RCU Forums

RCU Forums (http://www.rcuniverse.com/forum/)
-   Questions and Answers (http://www.rcuniverse.com/forum/questions-answers-154/)
-   -   Standard switch with lipo and regulator (http://www.rcuniverse.com/forum/questions-answers-154/11232848-standard-switch-lipo-regulator.html)

KitBuilder 09-18-2012 03:45 PM

Standard switch with lipo and regulator
I have moved from NIMH 4.8 to Lipo 11.1 for my glow planes using a regulator set at 5v. Can I use the standard switch that comes with most radios in between the lipo and the regulator. The regulator has wires on the input side as thin as the switch wires. At the moment... i'm unplugging battery from regulator.

What I have been trying to understand is.... does the volts coming out of the battery depend on the pull from the downstream device. For example.. it's not like the pressure behind a dam.. where a small hole and the water will come out with brute force due to hte pressure behind the wall.

Since receivers can't be plugged directly into a lipo I assume the volts coming out is 7.4 or 11.1 based on cells. Would I need a heavy duty switch I can mount on the exterior?

I moved to 11.1 rather than 7.4 in case i lose a cell I sitll have the volts needed.


scale only 4 me 09-18-2012 03:53 PM

RE: Standard switch with lipo and regulator
Yes, your theory is correct,, Amps are what the servos and RX demand,, not what the battery can deliver.

So the question is, does your amp draw exceed the max your switch/wires can handle?

jester_s1 09-18-2012 06:41 PM

RE: Standard switch with lipo and regulator
And my question is "Why?" If you're really worried about losing a cell, then buy a 6v NiCd made from Sanyo cells with welded construction and stop worrying about it. Of all the things to happen to our planes, this is the least likely scenario unless you're in the habit of using 7 year old receiver batteries. Don't get me wrong, I'm all for redundancy and making things as failsafe as possible, but you're far more likely to have a regulator go kaput on you or to plug in a defective (used up) Lipo than you are to lose a cell in flight from a NiCd.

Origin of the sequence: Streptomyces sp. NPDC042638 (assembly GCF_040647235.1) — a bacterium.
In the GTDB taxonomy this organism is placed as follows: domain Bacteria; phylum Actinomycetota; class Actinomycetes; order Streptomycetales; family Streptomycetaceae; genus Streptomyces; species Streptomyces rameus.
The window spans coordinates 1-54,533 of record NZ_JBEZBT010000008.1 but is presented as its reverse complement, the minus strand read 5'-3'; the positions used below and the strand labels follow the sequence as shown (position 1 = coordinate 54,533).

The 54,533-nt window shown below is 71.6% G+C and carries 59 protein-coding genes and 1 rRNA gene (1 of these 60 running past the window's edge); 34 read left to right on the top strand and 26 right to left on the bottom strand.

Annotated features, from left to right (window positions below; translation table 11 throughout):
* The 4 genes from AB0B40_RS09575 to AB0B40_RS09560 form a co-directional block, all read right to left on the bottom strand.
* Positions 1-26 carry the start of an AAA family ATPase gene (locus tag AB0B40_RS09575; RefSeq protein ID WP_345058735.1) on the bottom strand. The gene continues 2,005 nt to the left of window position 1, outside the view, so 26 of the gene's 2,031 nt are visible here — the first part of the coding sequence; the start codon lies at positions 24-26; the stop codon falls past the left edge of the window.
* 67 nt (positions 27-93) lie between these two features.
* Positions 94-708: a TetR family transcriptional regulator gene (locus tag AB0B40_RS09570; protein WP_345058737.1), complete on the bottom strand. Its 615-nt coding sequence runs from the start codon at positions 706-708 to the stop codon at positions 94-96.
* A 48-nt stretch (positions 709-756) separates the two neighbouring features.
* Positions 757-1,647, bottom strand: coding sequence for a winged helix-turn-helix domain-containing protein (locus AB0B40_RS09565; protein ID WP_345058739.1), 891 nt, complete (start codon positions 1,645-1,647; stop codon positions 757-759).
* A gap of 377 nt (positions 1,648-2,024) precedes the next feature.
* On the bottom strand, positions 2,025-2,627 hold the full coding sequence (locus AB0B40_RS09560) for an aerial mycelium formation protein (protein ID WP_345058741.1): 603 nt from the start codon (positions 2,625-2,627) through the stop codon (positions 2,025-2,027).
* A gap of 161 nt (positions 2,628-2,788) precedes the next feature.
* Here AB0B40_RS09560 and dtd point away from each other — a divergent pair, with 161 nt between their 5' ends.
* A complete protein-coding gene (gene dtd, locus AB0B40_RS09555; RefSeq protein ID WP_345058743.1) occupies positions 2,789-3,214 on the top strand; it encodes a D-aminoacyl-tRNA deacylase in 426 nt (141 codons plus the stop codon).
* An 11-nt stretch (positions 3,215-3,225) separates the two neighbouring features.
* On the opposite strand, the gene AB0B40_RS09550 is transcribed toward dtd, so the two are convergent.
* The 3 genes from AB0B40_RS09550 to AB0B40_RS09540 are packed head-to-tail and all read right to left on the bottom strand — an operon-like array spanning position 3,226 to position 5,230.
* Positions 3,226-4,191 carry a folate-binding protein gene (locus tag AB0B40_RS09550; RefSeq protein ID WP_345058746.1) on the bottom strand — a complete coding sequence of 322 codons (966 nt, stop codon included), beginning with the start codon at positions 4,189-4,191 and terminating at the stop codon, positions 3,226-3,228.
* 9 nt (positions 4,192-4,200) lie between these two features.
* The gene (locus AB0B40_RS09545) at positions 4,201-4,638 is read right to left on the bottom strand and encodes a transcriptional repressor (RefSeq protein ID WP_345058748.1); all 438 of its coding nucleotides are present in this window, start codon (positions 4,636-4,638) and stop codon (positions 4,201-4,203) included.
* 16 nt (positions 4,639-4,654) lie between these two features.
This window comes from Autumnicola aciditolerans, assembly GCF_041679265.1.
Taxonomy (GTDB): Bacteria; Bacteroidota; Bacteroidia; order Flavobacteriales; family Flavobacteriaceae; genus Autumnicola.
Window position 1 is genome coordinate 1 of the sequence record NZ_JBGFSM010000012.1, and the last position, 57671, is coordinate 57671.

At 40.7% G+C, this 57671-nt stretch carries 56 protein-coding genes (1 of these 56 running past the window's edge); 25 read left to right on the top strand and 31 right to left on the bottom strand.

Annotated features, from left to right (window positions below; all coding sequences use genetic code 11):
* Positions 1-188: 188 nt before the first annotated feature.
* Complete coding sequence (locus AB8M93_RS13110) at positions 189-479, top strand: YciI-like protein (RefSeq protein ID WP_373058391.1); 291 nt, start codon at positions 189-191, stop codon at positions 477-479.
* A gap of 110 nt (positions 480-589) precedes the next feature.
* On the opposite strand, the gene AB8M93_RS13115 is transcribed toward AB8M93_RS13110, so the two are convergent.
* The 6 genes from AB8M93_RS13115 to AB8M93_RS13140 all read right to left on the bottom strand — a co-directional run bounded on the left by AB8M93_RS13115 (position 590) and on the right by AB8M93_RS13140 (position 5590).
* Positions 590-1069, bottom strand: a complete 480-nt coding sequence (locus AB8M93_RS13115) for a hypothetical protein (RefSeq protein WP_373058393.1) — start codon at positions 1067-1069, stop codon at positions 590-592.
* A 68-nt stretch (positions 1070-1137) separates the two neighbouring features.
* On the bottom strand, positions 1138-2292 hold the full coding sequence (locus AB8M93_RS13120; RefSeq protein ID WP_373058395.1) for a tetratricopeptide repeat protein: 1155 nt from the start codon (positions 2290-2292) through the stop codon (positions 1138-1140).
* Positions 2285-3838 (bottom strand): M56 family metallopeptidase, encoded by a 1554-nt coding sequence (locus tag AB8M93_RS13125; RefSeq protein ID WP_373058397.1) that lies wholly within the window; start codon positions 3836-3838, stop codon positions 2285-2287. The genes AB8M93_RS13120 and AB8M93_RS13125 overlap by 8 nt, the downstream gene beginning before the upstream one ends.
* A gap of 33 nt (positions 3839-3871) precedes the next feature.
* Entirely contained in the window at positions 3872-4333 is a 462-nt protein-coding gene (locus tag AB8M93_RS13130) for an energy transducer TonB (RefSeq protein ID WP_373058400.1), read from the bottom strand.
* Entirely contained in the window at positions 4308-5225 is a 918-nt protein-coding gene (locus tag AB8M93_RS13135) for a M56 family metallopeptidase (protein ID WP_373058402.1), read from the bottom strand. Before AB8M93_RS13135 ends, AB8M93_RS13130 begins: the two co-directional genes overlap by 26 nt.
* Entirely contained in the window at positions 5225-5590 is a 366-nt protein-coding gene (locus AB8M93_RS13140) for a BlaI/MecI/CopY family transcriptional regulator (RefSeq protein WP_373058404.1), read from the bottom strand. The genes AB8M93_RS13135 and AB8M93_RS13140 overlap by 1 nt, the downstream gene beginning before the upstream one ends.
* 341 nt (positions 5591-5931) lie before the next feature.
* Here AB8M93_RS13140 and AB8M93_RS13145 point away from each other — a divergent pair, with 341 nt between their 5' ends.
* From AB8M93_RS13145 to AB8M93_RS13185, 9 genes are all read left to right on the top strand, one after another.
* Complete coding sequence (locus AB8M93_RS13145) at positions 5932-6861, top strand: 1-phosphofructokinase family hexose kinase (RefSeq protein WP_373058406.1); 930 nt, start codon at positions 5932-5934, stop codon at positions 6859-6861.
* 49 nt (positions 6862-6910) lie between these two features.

scale only 4 me 09-19-2012 01:42 AM

RE: Standard switch with lipo and regulator
I tend to agree with jester on this one,

The one time I had a pack go bad, lost a cell that is, it was a 5 cell Nicd pack, the cell shorted and I found the pack had dropped the voltage to 3 volts after I clean up wreckage and tested it,, I started to loose elevator power, I knew what was happening, but it was to late to save the plane. A cell goes bad in you pack, chances are good the pack will go dead quick.

If you want true redundancy against battery failure, you're better off with a Bat Share, Wolverine or Powerexpander type switches and use two smaller batteries instead of one large one. Of course the chance the switch can go bad always exists too.

There's no way to prevent component failure 100%, but keeping an eye on things and cycle testing your packs many times will alert you to a component or battery that's going bad.. Many times your plane gives you a warning that you must not ignore.

Good luck

jester_s1 09-19-2012 04:50 AM

RE: Standard switch with lipo and regulator
A pilot can even get the same effect just mounting two standard switches with two batteries and running them to the receiver. If you don't have an extra channel to plug the second battery into you can Y harness them into one. FWIW, a regulated Lipo isn't about redundancy or safety. If anything, it's less reliable and far more prone to being damaged than a standard NiCd is. Using Lipos with a regulator is about feeding large numbers of power hungry servos in a big plane that pulls too many amps for a NiCd to keep up, or either where using a NiCd or Nimh would be heavier than a Lipo with a regulator due to the capacity required.

KW_Counter 09-19-2012 06:25 AM

RE: Standard switch with lipo and regulator
Kit Builder,

You are on the right track.
Voltage is like water pressure.
Current is the amount of water.
Your receiver will take the amount of water it needs.

Good Luck,

rlipsett 09-19-2012 12:53 PM

RE: Standard switch with lipo and regulator